UP Bypolls: Emphatic SP-BSP win in Gorakhpur, Phulpur, BJP suffers most humiliating defeat since 2014 Lok Sabha election

Lucknow: The BJP has suffered its most humiliating defeat since the 2014 Lok Sabha election. Two plum seats of Gorakhpur and Phulpur – held by Uttar Pradesh Chief Minister and his Deputy — have been wrested by the SP-BSP combine.

While BJP may take comfort in the fact that Phulpur was never a BJP seat in the previous elections, the loss of Gorakhpur is a rude jolt. The saffron-robed Yogi, who has been making public pronouncements about being a proud Hindu, represented Gorakhpur in Lok Sabha for five terms, even when BJP was not in power in UP. Known popularly as ‘Maharaj Ji’ he heads the much-revered Gorakhnath Peeth. He is known for helping people in times of crisis, but the people of Gorakhpur completely let him down in his first major political test since he took over as Chief Minister last year.

The two losses have come as a major boost to recent efforts at forging opposition unity in Uttar Pradesh. The two bitter political rivals, SP and Bahujan Samaj Party, had come together for these two by-elections as a tentative experiment, and its success has opened the doors to the possibility of the two parties forming a front to take on the BJP in 2019. The results, incidentally, have taken the BJP’s agenda of having a ‘Congress-mukt Bharat’ a step ahead in an ironic twist – the grand old party has been reduced to a straggler in both places with a pathetic showing by its candidates. The BJP is now acknowledging that it did not take the coming together of SP and BSP too seriously, and paid the price for it.

The jubilation in SP and BSP camps indicates that if there is no major hiccup in the two parties over the leadership issue in the coming months, the fielding of joint SP-BSP candidates in all 80 UP Lok Sabha seats is a distinct possibility.

The two parties have seriously understood that the caste groups represented by them – large number of backward castes and Dalits – have the potential to pose a serious challenge to the BJP. It will require great efforts on the part of PM Narendra Modi and BJP president Amit Shah to come up with a viable strategy to meet this challenge. Mere talk of inclusive development, booth management, international prestige and a robust economy may not be enough. Only earlier this month BJP had scored an unprecedented victory in Tripura and managed to foist NDA governments in Meghalaya and Nagaland, indicating its pan-India sway. Smug in their triumph, party strategists did not realise that the UP bypolls would be a game-changer. It is apparent that there is a trust deficit in a party that was given a sweeping mandate a year ago.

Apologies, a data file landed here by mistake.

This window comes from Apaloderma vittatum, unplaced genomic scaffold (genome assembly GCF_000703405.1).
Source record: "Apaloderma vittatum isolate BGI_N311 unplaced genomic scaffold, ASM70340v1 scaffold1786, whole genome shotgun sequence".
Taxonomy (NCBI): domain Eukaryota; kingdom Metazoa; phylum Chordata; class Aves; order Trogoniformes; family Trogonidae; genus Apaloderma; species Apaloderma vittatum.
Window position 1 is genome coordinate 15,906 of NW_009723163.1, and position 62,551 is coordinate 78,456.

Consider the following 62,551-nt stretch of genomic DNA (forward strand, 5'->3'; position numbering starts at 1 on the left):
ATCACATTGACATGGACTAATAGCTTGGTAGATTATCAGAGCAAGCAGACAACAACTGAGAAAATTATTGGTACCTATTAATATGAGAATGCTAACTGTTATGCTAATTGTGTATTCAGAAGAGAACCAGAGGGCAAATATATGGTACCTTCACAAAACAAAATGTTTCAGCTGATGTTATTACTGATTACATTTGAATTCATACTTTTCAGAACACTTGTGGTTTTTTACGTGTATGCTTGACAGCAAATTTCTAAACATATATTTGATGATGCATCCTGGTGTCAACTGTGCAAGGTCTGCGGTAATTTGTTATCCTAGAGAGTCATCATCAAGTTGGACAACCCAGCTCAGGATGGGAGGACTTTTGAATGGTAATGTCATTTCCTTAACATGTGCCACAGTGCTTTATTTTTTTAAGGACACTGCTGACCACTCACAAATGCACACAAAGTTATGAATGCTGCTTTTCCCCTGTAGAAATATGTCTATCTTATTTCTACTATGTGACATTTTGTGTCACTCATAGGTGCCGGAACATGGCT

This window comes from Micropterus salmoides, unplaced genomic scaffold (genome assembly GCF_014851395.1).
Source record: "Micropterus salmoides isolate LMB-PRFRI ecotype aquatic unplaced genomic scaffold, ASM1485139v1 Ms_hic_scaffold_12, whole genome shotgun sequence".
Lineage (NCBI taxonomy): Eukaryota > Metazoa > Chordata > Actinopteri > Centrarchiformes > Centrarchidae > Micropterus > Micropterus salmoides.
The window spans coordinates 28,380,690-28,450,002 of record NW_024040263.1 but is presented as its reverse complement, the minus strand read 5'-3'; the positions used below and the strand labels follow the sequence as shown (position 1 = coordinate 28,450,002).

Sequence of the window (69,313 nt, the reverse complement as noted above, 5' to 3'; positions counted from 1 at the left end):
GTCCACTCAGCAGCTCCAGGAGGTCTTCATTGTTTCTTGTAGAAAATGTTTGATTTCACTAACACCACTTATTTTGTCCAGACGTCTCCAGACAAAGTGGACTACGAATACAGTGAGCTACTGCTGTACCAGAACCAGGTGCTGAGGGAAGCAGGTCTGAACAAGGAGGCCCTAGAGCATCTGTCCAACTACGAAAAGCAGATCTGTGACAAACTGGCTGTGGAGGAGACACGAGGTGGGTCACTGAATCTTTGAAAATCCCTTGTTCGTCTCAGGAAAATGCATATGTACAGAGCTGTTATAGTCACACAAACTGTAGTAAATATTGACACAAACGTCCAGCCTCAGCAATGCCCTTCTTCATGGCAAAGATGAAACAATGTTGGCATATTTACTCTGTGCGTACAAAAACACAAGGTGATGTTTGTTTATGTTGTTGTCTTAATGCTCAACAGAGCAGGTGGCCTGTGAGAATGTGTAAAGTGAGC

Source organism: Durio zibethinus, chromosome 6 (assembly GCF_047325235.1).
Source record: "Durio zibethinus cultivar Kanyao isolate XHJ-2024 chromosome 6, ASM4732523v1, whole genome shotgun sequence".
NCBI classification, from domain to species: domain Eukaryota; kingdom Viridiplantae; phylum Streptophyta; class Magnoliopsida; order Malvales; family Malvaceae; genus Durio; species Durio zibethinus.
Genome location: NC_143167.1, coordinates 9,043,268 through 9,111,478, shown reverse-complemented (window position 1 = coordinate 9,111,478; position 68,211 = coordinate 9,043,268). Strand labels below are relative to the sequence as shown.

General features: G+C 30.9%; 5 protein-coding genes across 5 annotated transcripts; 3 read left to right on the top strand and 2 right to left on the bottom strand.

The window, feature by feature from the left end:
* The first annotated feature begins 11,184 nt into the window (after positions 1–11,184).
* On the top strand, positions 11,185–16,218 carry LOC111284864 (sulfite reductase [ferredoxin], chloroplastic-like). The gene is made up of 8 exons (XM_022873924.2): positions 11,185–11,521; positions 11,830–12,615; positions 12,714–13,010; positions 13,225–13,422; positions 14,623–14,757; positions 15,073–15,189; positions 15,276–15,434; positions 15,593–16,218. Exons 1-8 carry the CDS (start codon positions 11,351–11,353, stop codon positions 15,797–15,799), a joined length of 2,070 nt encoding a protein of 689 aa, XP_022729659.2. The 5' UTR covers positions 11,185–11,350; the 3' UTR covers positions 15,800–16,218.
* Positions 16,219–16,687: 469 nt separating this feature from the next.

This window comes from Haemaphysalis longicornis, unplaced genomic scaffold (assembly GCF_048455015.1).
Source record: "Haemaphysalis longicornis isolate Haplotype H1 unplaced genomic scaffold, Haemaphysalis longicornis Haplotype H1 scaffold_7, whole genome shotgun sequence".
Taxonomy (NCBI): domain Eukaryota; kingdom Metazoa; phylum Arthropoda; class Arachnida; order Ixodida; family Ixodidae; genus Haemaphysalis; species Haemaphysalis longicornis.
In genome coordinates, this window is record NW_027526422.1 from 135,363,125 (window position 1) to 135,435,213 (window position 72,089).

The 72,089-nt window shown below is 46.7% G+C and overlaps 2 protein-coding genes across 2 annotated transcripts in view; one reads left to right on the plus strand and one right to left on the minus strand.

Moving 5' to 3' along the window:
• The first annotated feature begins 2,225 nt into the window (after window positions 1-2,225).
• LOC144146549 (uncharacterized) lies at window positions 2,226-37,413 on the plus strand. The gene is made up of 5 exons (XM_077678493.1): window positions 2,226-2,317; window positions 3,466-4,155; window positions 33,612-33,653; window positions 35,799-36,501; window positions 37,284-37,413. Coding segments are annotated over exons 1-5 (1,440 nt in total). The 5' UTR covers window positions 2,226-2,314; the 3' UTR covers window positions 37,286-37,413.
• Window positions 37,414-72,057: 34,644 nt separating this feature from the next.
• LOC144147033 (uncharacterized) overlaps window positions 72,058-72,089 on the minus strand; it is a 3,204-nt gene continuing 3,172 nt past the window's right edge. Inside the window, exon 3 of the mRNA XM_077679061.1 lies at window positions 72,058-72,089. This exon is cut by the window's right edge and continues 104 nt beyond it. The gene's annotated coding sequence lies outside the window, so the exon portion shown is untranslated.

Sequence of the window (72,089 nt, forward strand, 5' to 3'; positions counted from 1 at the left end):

Reports from Gorakhpur suggest that Yogi’s magic too has begun to wane. At the ground level, resentment over the deaths of several children in the Gorakhpur medical college last year, the delay in setting-up the All India Institute of Medical Sciences and failure to reopen the defunct fertiliser plant in the city have largely contributed to their disenchantment with the BJP government.

Another reason is the party’s failure to grapple with caste equations. Gorakhpur has a history of Brahmin and non-Brahmin confrontation; and in this election, too, ultimately it could have turned into a Brahmin versus others contest. The BJP had put up a Brahmin, Upendra Shukla – Yogi was reportedly not too happy with the choice – while SP had fielded a backward, Praveen Nishad. The latter won despite being seen as an outsider.

As for Phulpur, it was never a BJP bastion and in all elections (except 2014) it has been won either by the Congress, erstwhile Janata Dal, Samajwadi Party and once by BSP. It is adjacent to Allahabad and is dominated by backward castes and Dalits. Both BJP and SP had put up Patel candidates — while BJP’s Kaushalendra Patel lost, SP’s Nagendra Patel won, underlining the BJP’s disconnect with the local political environment.

As far as Yogi’s governance is concerned, allegations of corruption have started emerging in various ministries and departments. Most BJP legislators, MPs, ministers and party functionaries are perceived as being too arrogant. It is alleged that some top party leaders have become power centres and wield more importance than many ministers.

The SP, incidentally, is loudly hailing the victory as a sign of the understanding between Akhilesh Yadav and Mayawati – the slogans of ‘Bua bhateeja zindabad’ (referring to Mayawati and Akhilesh) are being raised with great fanfare. An SP leader also jokingly said that Akhilesh had warned Yogi not to visit Noida but he did not pay any heed — and suffered. The common superstition in UP is that any chief minister who visits Noida while in office either loses his job or the next election. Even Akhilesh has admitted that he subscribes to this belief.

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